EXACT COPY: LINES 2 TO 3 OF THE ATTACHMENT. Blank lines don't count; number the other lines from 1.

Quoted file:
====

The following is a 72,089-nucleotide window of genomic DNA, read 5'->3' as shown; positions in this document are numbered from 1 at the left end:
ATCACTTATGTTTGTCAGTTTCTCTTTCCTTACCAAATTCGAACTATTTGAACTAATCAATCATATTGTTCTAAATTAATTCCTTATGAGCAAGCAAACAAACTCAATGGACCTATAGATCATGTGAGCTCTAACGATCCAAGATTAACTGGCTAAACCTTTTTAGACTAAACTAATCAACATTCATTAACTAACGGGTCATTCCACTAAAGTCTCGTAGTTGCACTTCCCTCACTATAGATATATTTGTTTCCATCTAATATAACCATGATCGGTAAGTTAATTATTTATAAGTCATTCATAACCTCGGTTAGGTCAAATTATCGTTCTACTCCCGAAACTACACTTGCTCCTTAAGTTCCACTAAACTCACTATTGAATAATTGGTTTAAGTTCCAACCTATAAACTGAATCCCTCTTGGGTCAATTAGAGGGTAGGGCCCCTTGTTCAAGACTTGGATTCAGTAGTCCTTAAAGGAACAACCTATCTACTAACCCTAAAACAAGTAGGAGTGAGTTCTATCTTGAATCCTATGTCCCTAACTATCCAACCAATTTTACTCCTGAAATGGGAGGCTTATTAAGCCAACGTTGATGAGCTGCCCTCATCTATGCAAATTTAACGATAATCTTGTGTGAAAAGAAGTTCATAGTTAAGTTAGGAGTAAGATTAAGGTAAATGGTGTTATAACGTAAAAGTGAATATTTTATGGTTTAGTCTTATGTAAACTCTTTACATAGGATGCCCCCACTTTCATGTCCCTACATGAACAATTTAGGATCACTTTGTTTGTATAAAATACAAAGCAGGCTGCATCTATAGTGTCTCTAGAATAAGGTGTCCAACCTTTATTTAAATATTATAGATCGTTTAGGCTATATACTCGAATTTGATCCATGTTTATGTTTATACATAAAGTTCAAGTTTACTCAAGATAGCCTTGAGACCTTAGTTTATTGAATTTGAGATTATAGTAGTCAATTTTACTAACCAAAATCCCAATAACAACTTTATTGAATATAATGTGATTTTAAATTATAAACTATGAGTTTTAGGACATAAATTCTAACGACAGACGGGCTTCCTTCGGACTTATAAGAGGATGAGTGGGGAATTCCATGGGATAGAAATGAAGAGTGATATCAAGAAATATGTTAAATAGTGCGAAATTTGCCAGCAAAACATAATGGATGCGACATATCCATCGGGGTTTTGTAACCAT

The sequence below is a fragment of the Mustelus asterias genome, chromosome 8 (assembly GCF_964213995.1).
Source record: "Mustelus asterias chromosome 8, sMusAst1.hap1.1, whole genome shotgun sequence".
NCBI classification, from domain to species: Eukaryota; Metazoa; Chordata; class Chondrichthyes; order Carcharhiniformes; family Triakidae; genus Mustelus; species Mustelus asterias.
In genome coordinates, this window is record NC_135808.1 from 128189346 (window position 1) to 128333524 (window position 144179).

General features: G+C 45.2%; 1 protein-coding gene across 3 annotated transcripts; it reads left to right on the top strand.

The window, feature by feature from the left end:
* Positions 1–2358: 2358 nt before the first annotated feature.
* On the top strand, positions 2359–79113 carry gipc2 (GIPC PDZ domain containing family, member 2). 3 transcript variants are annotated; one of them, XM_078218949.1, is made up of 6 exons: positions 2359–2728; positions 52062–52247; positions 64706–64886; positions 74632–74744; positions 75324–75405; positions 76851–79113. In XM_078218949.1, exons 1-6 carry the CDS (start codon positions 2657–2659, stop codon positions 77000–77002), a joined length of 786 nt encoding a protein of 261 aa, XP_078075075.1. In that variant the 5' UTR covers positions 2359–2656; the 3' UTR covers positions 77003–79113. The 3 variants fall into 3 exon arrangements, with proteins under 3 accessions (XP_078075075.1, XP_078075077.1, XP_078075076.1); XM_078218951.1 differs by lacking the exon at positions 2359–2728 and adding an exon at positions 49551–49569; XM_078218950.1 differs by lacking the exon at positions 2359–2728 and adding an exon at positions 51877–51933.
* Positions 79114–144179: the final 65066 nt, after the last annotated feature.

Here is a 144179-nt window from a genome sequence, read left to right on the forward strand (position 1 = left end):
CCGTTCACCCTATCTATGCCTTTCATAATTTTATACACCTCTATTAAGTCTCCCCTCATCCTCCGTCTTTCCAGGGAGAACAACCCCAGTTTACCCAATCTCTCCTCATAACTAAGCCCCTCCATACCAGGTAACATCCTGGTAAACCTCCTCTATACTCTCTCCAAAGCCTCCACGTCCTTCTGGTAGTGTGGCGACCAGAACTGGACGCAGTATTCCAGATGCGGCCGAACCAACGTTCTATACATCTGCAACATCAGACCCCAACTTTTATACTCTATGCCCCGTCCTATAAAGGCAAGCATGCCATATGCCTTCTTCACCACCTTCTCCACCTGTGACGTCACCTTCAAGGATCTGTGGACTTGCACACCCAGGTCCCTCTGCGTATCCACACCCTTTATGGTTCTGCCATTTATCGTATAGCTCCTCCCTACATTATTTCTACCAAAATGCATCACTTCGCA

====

ATCACTTATGTTTGTCAGTTTCTCTTTCCTTACCAAATTCGAACTATTTGAACTAATCAATCATATTGTTCTAAATTAATTCCTTATGAGCAAGCAAACAAACTCAATGGACCTATAGATCATGTGAGCTCTAACGATCCAAGATTAACTGGCTAAACCTTTTTAGACTAAACTAATCAACATTCATTAACTAACGGGTCATTCCACTAAAGTCTCGTAGTTGCACTTCCCTCACTATAGATATATTTGTTTCCATCTAATATAACCATGATCGGTAAGTTAATTATTTATAAGTCATTCATAACCTCGGTTAGGTCAAATTATCGTTCTACTCCCGAAACTACACTTGCTCCTTAAGTTCCACTAAACTCACTATTGAATAATTGGTTTAAGTTCCAACCTATAAACTGAATCCCTCTTGGGTCAATTAGAGGGTAGGGCCCCTTGTTCAAGACTTGGATTCAGTAGTCCTTAAAGGAACAACCTATCTACTAACCCTAAAACAAGTAGGAGTGAGTTCTATCTTGAATCCTATGTCCCTAACTATCCAACCAATTTTACTCCTGAAATGGGAGGCTTATTAAGCCAACGTTGATGAGCTGCCCTCATCTATGCAAATTTAACGATAATCTTGTGTGAAAAGAAGTTCATAGTTAAGTTAGGAGTAAGATTAAGGTAAATGGTGTTATAACGTAAAAGTGAATATTTTATGGTTTAGTCTTATGTAAACTCTTTACATAGGATGCCCCCACTTTCATGTCCCTACATGAACAATTTAGGATCACTTTGTTTGTATAAAATACAAAGCAGGCTGCATCTATAGTGTCTCTAGAATAAGGTGTCCAACCTTTATTTAAATATTATAGATCGTTTAGGCTATATACTCGAATTTGATCCATGTTTATGTTTATACATAAAGTTCAAGTTTACTCAAGATAGCCTTGAGACCTTAGTTTATTGAATTTGAGATTATAGTAGTCAATTTTACTAACCAAAATCCCAATAACAACTTTATTGAATATAATGTGATTTTAAATTATAAACTATGAGTTTTAGGACATAAATTCTAACGACAGACGGGCTTCCTTCGGACTTATAAGAGGATGAGTGGGGAATTCCATGGGATAGAAATGAAGAGTGATATCAAGAAATATGTTAAATAGTGCGAAATTTGCCAGCAAAACATAATGGATGCGACATATCCATCGGGGTTTTGTAACCAT

The sequence below is a fragment of the Mustelus asterias genome, chromosome 8 (assembly GCF_964213995.1).